Jails are an ideal setting for routine hepatitis C virus (HCV) screening. At the turn of this century, the Centers for Disease Control and Prevention estimated that 16% to 41% of US inmates had serological evidence of prior HCV exposure and 12% to 35% had chronic infection.1 This high prevalence of hepatitis C, coupled with the fact that more than 7 million individuals passed through jails and prisons each year in the late 1990s, suggested that persons released from the criminal justice system may account for up to 29% to 43% of the 2.7 million to 3.9 million persons infected with hepatitis C in the United States.1,2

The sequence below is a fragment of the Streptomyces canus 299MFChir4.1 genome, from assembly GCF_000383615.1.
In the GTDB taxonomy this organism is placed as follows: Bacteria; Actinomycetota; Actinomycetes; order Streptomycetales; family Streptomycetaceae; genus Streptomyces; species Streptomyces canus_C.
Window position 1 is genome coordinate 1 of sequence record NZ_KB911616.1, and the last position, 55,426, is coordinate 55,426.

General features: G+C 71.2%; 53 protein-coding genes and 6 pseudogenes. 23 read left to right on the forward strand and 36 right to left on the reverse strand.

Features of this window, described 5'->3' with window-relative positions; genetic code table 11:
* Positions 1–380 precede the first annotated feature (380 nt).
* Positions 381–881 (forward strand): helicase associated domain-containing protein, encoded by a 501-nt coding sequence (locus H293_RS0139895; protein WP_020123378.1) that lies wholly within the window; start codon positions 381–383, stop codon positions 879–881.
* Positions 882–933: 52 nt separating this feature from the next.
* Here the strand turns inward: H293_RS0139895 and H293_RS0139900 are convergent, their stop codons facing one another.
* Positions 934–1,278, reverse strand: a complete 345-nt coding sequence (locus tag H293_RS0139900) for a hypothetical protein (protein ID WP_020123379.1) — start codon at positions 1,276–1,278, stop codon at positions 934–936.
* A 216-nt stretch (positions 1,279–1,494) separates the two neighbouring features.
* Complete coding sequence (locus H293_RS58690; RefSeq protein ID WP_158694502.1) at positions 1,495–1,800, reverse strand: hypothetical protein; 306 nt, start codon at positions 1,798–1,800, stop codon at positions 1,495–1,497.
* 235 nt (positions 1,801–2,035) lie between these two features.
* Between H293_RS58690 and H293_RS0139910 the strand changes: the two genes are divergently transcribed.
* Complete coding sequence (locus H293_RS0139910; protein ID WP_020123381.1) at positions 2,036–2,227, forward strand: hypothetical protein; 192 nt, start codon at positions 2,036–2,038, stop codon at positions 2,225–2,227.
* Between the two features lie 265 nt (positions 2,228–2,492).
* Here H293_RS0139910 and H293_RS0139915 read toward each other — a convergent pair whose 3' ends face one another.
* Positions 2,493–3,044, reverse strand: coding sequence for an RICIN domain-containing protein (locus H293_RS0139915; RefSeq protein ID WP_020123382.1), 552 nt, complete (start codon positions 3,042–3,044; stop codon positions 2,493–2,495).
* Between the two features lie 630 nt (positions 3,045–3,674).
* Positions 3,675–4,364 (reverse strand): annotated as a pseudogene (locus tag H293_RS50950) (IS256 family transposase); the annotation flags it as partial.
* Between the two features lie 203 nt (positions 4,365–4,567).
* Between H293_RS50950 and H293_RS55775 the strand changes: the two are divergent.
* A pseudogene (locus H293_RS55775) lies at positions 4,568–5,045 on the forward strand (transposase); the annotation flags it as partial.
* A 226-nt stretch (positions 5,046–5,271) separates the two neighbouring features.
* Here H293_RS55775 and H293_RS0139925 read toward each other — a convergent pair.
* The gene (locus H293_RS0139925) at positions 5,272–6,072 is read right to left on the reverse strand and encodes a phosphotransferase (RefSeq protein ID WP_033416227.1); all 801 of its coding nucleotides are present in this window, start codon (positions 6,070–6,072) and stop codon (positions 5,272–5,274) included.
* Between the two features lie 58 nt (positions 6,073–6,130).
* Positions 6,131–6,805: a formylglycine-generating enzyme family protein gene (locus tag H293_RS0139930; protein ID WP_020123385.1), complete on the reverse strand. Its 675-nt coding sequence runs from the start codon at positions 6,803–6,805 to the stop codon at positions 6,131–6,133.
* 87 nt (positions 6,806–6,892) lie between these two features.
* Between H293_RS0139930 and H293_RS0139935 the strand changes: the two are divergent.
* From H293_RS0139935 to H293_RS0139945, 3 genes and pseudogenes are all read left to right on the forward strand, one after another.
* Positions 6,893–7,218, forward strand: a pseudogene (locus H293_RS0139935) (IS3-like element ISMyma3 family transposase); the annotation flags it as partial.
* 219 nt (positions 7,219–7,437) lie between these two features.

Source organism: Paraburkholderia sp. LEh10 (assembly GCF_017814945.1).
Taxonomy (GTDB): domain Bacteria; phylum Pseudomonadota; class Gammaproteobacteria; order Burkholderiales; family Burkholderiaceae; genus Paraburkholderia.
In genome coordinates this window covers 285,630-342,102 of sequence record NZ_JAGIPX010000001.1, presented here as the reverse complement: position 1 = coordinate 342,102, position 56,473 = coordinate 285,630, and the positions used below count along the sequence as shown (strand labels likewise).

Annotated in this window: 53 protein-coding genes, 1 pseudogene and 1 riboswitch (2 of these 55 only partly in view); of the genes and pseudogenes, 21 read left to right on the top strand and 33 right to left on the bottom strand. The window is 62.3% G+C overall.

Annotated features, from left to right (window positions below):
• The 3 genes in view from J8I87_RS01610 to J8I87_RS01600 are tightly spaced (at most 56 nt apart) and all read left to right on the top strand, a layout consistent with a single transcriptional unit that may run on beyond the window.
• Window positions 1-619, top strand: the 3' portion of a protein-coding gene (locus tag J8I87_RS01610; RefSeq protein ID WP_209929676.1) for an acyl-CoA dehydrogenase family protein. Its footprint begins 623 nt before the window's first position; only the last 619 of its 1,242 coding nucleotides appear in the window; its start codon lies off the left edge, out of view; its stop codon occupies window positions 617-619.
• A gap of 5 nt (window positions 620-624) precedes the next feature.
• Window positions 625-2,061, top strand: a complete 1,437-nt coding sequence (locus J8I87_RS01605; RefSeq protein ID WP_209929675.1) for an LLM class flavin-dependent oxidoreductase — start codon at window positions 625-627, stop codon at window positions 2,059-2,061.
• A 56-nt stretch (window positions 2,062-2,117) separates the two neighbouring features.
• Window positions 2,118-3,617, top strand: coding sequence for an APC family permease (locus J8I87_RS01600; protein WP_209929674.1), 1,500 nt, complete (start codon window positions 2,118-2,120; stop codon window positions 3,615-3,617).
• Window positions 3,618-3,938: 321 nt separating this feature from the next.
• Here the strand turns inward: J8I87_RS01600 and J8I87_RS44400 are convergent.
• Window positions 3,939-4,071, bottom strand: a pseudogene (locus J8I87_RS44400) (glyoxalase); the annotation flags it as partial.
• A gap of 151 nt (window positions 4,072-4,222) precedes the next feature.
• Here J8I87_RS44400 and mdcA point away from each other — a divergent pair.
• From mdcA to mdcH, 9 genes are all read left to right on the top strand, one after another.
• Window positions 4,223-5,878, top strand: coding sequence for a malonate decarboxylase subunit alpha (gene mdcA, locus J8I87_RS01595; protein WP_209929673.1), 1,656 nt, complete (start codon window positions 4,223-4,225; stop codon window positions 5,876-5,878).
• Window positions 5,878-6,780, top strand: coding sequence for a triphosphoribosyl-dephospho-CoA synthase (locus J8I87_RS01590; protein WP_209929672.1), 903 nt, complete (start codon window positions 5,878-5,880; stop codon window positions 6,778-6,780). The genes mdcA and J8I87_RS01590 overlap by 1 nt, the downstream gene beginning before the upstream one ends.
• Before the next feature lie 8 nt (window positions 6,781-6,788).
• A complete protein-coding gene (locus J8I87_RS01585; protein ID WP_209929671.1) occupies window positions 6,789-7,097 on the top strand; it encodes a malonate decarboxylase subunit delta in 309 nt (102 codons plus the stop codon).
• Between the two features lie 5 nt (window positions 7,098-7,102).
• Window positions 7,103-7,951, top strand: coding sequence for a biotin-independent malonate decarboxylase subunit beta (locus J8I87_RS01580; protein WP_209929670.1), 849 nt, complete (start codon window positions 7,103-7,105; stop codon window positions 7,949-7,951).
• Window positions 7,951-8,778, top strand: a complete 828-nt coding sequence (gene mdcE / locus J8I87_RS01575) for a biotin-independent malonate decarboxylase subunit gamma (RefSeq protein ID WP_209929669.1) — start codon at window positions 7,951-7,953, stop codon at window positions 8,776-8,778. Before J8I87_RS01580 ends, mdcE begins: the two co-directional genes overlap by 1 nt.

Some tools below are only available to our subscribers or users with an online account.
Download citation file:
Web of Science® Times Cited: 11
Customize your page view by dragging & repositioning the boxes below.
More Listings atJAMACareerCenter.com >
Enter your username and email address. We'll send you a link to reset your password.
Enter your username and email address. We'll send instructions on how to reset your password to the email address we have on record.
Athens and Shibboleth are access management services that provide single sign-on to protected resources. They replace the multiple user names and passwords necessary to access subscription-based content with a single user name and password that can be entered once per session. It operates independently of a user's location or IP address. If your institution uses Athens or Shibboleth authentication, please contact your site administrator to receive your user name and password.